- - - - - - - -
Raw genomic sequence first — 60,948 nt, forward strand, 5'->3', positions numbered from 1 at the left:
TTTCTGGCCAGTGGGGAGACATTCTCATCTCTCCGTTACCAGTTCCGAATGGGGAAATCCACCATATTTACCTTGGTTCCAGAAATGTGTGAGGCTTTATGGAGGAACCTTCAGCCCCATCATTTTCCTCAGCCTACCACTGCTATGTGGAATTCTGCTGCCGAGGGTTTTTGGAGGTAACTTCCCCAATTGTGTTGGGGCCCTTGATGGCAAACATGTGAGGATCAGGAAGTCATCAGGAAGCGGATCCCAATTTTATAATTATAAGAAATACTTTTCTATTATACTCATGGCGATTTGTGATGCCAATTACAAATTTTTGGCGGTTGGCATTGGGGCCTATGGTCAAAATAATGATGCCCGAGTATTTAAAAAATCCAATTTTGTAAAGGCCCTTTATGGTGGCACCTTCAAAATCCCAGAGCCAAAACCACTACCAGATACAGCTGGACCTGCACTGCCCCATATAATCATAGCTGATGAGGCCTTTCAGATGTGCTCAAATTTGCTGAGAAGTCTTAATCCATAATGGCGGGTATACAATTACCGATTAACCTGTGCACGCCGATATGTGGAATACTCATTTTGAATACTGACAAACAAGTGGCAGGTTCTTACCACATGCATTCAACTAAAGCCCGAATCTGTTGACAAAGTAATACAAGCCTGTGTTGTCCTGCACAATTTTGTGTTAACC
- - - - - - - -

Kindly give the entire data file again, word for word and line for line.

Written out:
Raw genomic sequence first — 60,948 nt, forward strand, 5'->3', positions numbered from 1 at the left:
TTTCTGGCCAGTGGGGAGACATTCTCATCTCTCCGTTACCAGTTCCGAATGGGGAAATCCACCATATTTACCTTGGTTCCAGAAATGTGTGAGGCTTTATGGAGGAACCTTCAGCCCCATCATTTTCCTCAGCCTACCACTGCTATGTGGAATTCTGCTGCCGAGGGTTTTTGGAGGTAACTTCCCCAATTGTGTTGGGGCCCTTGATGGCAAACATGTGAGGATCAGGAAGTCATCAGGAAGCGGATCCCAATTTTATAATTATAAGAAATACTTTTCTATTATACTCATGGCGATTTGTGATGCCAATTACAAATTTTTGGCGGTTGGCATTGGGGCCTATGGTCAAAATAATGATGCCCGAGTATTTAAAAAATCCAATTTTGTAAAGGCCCTTTATGGTGGCACCTTCAAAATCCCAGAGCCAAAACCACTACCAGATACAGCTGGACCTGCACTGCCCCATATAATCATAGCTGATGAGGCCTTTCAGATGTGCTCAAATTTGCTGAGAAGTCTTAATCCATAATGGCGGGTATACAATTACCGATTAACCTGTGCACGCCGATATGTGGAATACTCATTTTGAATACTGACAAACAAGTGGCAGGTTCTTACCACATGCATTCAACTAAAGCCCGAATCTGTTGACAAAGTAATACAAGCCTGTGTTGTCCTGCACAATTTTGTGTTAACC